While Warsaw has a pressing need for more military hardware, acquiring systems from South Korea may not be the best solution. Regarding the K2 tanks, while the first ten are being delivered right away, delivery on the rest of the order will be spread out over the next four years. Moreover, since this is the first foreign sale of the K2, the South Korean firm, Hyundai Rotem, has no experience with supporting a foreign buyer or setting up an MBT co-production facility in a foreign country.
There are other reasons to be concerned regarding the Poland-South Korea agreement. It will reduce interoperability with U.S. forces and the advantages, both operational and industrial, of the presence of U.S. armor in Poland and possible sales of Abrams tanks to other Eastern European countries. In addition, the Polish military will now have to operate and sustain multiple MBTs.
The U.S. could provide Poland with additional Abrams MBTs. The Polish government should consider options for acquiring more of the world’s best MBT. It makes more sense for Warsaw to acquire as many M1s as possible rather than splitting its procurement.
Produce in Poland
Another important step that could be taken to improve interoperability and enhance NATO defense collaboration is to open a facility in Poland to assemble M1 tanks from kits provided by the United States. By assembling M1s, the proposed facility would be able to support additional sales of Abrams tanks, not only to Poland but to other countries in Eastern Europe. This same facility could evolve over time into a maintenance and support center for all M1-equipped forces in the region.
In addition to enhancing interoperability, a facility in Poland would provide economic benefits for both countries. In the U.S., the prime contractor is General Dynamics, whose tank production and maintenance facilities at Lima, Ohio and Anniston, Alabama would create the kits and provide a range of parts and support services. In Poland, an assembly facility would provide high-skilled jobs and create a workforce and supplier base.
Unlike Hyundai Rotem, General Dynamics has extensive experience in setting up and operating co-production facilities overseas. The proposed facility in Poland would be similar to the one that has been operating in Egypt for some thirty years and has produced hundreds of M1s based on kits provided by General Dynamics.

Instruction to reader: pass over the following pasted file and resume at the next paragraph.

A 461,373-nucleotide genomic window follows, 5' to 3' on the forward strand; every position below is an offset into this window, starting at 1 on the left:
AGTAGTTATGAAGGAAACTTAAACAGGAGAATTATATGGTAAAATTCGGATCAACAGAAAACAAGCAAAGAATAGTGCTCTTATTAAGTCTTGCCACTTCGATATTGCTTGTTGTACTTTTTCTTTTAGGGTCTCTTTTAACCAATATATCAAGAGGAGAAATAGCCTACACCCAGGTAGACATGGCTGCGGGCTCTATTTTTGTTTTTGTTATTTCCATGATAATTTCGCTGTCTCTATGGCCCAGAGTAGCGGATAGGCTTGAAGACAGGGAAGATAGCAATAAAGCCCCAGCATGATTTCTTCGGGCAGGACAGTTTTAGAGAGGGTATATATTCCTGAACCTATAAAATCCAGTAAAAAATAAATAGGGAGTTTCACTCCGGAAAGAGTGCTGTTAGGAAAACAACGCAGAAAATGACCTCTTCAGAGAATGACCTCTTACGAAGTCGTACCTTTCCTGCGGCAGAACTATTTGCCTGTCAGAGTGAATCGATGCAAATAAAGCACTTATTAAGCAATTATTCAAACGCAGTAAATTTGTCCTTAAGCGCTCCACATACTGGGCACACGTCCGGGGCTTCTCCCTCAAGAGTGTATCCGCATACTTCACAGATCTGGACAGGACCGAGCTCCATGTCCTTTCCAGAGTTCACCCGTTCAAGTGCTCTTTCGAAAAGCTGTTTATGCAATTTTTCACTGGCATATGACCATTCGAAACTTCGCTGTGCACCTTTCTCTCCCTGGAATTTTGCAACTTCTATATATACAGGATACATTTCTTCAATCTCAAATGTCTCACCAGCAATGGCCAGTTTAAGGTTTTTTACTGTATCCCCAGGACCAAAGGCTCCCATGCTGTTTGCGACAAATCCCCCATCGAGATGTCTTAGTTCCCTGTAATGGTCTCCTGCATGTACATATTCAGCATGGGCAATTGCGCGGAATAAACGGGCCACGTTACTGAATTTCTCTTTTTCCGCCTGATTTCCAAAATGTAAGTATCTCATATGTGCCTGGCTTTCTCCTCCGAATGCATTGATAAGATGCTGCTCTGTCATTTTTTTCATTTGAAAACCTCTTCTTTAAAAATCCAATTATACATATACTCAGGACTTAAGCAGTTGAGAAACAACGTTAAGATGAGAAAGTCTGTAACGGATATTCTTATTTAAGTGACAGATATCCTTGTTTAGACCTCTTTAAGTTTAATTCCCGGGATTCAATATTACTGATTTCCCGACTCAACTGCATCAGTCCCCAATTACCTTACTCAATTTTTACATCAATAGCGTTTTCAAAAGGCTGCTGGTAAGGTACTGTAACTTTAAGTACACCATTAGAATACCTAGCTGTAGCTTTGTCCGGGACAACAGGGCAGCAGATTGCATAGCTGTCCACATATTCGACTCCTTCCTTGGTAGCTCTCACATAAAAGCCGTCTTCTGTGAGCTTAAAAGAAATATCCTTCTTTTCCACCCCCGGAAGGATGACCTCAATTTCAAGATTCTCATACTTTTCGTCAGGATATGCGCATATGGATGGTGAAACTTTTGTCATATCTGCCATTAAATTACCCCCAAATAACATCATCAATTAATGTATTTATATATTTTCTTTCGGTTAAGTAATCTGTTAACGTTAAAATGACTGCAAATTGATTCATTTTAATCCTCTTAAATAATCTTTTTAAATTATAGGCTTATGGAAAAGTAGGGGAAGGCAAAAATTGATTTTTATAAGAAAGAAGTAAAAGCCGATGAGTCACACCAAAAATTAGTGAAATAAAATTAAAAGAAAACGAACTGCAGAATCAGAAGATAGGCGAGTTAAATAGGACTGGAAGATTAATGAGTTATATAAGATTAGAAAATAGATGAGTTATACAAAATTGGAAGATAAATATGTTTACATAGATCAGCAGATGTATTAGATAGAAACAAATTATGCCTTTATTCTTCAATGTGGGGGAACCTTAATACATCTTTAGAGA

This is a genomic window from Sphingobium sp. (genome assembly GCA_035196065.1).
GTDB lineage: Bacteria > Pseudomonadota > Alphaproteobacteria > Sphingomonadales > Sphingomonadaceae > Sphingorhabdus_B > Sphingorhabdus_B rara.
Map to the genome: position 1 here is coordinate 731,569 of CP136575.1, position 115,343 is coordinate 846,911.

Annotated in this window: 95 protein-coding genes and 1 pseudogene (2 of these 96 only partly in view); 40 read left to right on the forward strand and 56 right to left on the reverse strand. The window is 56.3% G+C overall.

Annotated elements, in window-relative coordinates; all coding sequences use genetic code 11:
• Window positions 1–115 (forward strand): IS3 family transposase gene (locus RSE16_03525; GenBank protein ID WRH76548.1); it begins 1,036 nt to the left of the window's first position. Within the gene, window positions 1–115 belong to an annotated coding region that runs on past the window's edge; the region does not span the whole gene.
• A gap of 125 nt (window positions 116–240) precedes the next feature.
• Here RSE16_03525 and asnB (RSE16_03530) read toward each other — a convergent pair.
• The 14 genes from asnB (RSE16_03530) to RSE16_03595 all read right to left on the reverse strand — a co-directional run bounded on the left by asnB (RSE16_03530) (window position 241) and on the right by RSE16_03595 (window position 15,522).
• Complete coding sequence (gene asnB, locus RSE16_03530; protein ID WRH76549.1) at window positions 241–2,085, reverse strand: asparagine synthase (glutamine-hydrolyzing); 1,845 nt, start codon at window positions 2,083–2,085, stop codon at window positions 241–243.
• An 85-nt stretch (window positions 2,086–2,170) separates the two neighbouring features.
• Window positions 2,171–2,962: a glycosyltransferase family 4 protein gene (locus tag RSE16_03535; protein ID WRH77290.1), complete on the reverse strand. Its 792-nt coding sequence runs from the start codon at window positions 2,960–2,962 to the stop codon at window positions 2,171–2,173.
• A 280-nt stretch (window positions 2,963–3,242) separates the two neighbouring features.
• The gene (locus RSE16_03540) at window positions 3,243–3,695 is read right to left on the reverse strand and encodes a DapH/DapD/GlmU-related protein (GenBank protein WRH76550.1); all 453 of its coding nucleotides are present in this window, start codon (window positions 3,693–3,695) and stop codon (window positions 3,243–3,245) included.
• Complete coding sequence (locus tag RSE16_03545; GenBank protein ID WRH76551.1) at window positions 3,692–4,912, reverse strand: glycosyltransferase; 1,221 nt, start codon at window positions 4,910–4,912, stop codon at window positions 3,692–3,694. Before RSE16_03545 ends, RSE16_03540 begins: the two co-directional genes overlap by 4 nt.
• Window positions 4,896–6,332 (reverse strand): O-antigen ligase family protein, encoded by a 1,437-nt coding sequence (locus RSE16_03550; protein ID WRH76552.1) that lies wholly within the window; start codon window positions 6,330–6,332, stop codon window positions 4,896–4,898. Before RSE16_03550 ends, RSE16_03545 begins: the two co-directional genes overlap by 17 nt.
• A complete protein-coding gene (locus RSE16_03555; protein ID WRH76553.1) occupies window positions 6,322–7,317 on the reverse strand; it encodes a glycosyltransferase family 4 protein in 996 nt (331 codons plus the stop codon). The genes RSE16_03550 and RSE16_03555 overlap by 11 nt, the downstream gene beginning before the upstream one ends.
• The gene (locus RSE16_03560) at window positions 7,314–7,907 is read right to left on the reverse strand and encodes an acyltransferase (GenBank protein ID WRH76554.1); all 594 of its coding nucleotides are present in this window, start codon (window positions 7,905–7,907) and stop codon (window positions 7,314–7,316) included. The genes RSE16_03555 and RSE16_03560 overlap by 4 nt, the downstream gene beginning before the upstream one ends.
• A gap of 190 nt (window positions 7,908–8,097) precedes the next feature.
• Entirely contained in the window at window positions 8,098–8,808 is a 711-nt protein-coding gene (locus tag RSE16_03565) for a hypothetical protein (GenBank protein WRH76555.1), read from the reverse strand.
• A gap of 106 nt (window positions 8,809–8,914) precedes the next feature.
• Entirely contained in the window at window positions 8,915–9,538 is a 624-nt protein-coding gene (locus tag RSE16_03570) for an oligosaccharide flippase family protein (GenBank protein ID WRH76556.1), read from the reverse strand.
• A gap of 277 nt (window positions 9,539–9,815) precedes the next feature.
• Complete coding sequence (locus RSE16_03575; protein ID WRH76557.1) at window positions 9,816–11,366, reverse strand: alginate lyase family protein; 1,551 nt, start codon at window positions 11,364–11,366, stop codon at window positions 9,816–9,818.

Standing up an Abrams assembly facility in Poland would also put Poland in an excellent position to take advantage of future modifications and upgrades to the Abrams. General Dynamics has proposed an advanced variant, called the AbramsX. This would be a revolutionary new platform with a hybrid diesel-electric power pack, an unmanned turret, advanced sensors, and the ability to operate drones and robotic ground vehicles. By becoming an assembly center for Abrams tanks, Poland would be in a leading position to support the next generation of MBTs.
Author Expertise and Experience: Dr. Daniel Goure, a 19FortyFive Contributing Editor, is Senior Vice President with the Lexington Institute, a nonprofit public-policy research organization headquartered in Arlington, Virginia. He is involved in a wide range of issues as part of the institute’s national security program. Dr. Goure has held senior positions in both the private sector and the U.S. Government. Most recently, he was a member of the 2001 Department of Defense Transition Team. Dr. Goure spent two years in the U.S. Government as the director of the Office of Strategic Competitiveness in the Office of the Secretary of Defense. He also served as a senior analyst on national security and defense issues with the Center for Naval Analyses, Science Applications International Corporation, SRS Technologies, R&D Associates, and System Planning Corporation.